A father who objected to his son being taken into care has been given a six month suspended sentence for contempt of court.
He had been refused permission to appeal the decision. At the High Court, the Right Honourable Sir James Munby noted the subsequent events:
“Thereafter, [the father] appears to have mounted a campaign of complaint about what had happened in the proceedings.”
In February last year, he sent copies of a DVD to the local authority, the contents of which are not specified in the judgement. This resulted in an order made by Mrs Justice King which forbade him from making any further attempts to distribute the DVD or its contents in any way.
In February this year, however, a link to a YouTube video was posted onto the Facebook page of an MP. This video, which has since been removed, contained material very similar to that found on the DVD. It was examined by a senior social worker at Suffolk County Council, who made detailed notes before the video’s removal, contrasting its contents with those of the DVD and concluding that the material was essentially the same.
The authority subsequently applied for the father to be sent to prison for contempt of court, claiming that he had deliberately breached the legal order issued by Mrs Justice King, who has since become an Appeal Court Judge.
The father was charged with five specific instances of contempt. In addition to posting the YouTube link, he was alleged to have identified his son in subsequent Facebook comments; to have threatened the MP in question’s assistant; and to have verbally abused the social worker who examined the YouTube video and subsequently gave evidence against him. The latter counted as two instances of contempt of court as it was reportedly both a breach of Mrs Justice King’s order and contempt in itself.
After initial legal arguments, the father pleaded guilty to all five charges. Despite describing some of Mr Hancock’s behaviour as “outrageous”, Sir James nevertheless announced in his judgement that he would be taking a “merciful course”.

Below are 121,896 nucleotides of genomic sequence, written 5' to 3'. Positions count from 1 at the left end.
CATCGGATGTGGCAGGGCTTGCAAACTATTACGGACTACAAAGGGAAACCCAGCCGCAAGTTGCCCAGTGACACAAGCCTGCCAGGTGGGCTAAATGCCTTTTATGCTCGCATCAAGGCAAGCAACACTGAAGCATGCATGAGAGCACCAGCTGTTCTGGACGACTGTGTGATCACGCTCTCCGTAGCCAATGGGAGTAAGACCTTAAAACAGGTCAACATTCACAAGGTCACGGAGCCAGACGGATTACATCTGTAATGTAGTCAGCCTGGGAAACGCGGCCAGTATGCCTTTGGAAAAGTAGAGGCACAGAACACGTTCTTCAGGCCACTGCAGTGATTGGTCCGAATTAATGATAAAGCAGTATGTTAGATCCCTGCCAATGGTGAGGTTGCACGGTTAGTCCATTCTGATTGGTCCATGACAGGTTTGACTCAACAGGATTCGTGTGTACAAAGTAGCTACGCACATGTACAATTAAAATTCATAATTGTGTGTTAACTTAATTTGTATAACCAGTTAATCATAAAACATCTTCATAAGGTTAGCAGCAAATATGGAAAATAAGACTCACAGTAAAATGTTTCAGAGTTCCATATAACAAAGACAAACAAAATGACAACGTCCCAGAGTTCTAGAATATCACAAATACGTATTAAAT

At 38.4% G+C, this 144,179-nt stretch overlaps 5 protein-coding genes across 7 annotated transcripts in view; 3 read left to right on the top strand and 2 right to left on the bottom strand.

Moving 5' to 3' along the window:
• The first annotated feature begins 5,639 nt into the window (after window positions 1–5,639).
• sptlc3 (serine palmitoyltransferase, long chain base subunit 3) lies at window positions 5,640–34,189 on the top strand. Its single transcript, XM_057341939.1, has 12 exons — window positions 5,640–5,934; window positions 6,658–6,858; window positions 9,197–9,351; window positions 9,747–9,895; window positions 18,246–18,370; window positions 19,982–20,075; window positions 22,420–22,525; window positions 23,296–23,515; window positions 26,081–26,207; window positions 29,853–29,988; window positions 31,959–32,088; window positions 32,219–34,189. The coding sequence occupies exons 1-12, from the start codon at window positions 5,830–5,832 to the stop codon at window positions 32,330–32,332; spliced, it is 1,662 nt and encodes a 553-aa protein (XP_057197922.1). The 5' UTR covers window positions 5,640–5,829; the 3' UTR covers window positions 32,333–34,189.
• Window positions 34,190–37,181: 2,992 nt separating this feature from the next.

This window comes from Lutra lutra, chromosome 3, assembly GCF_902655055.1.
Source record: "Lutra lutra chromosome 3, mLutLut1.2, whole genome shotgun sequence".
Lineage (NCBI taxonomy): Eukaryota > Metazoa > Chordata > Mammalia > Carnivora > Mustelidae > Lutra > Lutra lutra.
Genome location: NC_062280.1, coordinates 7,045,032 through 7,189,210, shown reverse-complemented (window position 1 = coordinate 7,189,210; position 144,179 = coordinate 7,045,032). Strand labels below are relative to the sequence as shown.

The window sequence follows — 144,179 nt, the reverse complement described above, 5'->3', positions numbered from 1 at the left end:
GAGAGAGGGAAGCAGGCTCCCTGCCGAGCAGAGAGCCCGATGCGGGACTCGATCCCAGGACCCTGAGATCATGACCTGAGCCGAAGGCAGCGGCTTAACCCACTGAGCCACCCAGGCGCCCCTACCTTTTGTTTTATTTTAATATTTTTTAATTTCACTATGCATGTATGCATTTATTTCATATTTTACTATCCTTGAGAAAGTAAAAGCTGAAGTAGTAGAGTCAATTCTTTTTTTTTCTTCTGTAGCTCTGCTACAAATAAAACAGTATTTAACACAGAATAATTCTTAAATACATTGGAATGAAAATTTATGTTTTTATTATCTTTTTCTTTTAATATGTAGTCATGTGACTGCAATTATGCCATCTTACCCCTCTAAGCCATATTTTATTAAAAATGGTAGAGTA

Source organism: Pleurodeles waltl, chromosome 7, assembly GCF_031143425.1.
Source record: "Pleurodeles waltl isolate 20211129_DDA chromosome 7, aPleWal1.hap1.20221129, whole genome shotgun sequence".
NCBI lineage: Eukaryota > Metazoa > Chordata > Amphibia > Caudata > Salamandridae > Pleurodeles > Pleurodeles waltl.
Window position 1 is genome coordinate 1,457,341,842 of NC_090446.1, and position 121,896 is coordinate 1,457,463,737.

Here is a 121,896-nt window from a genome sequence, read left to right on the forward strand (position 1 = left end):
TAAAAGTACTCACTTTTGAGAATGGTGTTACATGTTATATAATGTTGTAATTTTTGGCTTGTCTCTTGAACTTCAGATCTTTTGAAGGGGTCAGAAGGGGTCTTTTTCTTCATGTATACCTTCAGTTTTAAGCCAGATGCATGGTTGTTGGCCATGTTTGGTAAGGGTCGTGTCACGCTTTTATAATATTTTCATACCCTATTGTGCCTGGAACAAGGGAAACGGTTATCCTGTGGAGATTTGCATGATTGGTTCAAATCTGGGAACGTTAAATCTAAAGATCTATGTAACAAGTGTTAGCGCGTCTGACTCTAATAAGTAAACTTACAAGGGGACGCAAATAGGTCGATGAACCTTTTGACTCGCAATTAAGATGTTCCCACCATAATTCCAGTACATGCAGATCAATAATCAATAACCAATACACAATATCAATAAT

His Lordship accepted that the outbursts had been unplanned and spontaneous, and described the fact that his son had not been aware of the DVD or post as a “powerful mitigating feature”.
The man was sentenced to six months for each of the incidents of contempt on Facebook and to three months for the two outbursts. However, all four sentences were to run concurrently, making the total sentence six months, and this was to be suspended for a total of 15 months.
Sir James said a prison sentence was unlikely to change the father’s behaviour but a suspended sentence “…maximises the incentive on [the father] to behave himself in the future.”
The Judge told him:
“It is very important… that you appreciate the consequence of my having suspended those sentences. They will be suspended on terms, on condition that there is no further breach. The consequence is twofold. If there is a further breach, if there is further misbehaviour, whether breach of the order or further contempts of court of the kind which we saw on the last occasion here [when he used abusive language towards the social worker], then there will be two consequences. If a further breach or breaches are proved, you will be punished for those breaches. You will in addition find the suspended sentence being activated.”
Read the case in full here.